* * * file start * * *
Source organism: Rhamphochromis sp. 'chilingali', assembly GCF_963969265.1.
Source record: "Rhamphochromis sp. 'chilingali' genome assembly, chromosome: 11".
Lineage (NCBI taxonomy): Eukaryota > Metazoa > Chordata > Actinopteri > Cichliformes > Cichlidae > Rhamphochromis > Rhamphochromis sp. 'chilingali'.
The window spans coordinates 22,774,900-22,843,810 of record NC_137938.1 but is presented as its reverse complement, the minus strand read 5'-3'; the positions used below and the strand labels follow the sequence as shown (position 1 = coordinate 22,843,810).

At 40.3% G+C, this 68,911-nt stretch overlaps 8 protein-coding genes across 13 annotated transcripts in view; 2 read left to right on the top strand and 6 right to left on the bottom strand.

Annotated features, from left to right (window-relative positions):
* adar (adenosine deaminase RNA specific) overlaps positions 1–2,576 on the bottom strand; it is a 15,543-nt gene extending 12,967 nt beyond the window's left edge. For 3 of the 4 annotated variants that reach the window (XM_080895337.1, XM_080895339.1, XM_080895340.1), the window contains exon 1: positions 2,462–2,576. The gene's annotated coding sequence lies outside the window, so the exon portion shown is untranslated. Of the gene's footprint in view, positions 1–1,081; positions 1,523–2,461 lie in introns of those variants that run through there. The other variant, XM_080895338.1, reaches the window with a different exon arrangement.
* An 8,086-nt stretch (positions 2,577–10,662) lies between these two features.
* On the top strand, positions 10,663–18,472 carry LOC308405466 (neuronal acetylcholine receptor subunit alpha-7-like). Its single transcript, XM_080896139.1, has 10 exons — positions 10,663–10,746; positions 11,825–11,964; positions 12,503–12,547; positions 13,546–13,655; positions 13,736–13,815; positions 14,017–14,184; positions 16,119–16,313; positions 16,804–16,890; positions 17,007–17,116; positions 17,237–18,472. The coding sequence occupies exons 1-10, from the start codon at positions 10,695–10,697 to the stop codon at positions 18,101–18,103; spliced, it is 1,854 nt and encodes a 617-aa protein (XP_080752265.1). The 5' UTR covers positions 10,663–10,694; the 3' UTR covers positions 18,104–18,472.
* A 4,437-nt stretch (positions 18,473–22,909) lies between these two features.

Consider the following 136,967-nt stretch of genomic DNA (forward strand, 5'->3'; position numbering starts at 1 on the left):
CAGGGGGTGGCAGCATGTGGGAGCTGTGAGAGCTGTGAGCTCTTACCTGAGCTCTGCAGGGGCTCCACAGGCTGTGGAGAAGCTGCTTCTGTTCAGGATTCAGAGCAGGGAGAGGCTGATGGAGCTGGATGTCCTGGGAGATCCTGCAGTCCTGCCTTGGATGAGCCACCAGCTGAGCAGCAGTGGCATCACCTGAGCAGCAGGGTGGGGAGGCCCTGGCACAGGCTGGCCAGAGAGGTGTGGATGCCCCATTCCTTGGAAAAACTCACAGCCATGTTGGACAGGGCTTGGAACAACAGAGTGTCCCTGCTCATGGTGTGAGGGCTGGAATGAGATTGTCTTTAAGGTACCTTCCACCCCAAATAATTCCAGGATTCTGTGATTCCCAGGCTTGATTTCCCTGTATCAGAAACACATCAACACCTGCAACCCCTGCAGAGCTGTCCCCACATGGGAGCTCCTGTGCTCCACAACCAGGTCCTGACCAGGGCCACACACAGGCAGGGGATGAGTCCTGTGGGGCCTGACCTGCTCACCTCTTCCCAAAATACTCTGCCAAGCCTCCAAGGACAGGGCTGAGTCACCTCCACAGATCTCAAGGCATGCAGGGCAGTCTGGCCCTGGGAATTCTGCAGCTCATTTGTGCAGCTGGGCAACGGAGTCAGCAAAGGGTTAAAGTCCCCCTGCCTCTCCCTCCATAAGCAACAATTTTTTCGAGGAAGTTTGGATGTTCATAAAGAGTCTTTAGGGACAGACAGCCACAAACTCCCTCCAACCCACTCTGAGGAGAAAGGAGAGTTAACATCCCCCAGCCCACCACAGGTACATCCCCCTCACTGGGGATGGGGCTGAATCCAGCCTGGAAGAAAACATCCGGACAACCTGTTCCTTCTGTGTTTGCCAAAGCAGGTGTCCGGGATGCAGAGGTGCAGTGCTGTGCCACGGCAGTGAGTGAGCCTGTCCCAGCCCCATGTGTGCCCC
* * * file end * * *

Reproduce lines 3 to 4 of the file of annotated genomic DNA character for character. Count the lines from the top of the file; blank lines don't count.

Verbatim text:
Lineage (NCBI taxonomy): Eukaryota > Metazoa > Chordata > Actinopteri > Cichliformes > Cichlidae > Rhamphochromis > Rhamphochromis sp. 'chilingali'.
The window spans coordinates 22,774,900-22,843,810 of record NC_137938.1 but is presented as its reverse complement, the minus strand read 5'-3'; the positions used below and the strand labels follow the sequence as shown (position 1 = coordinate 22,843,810).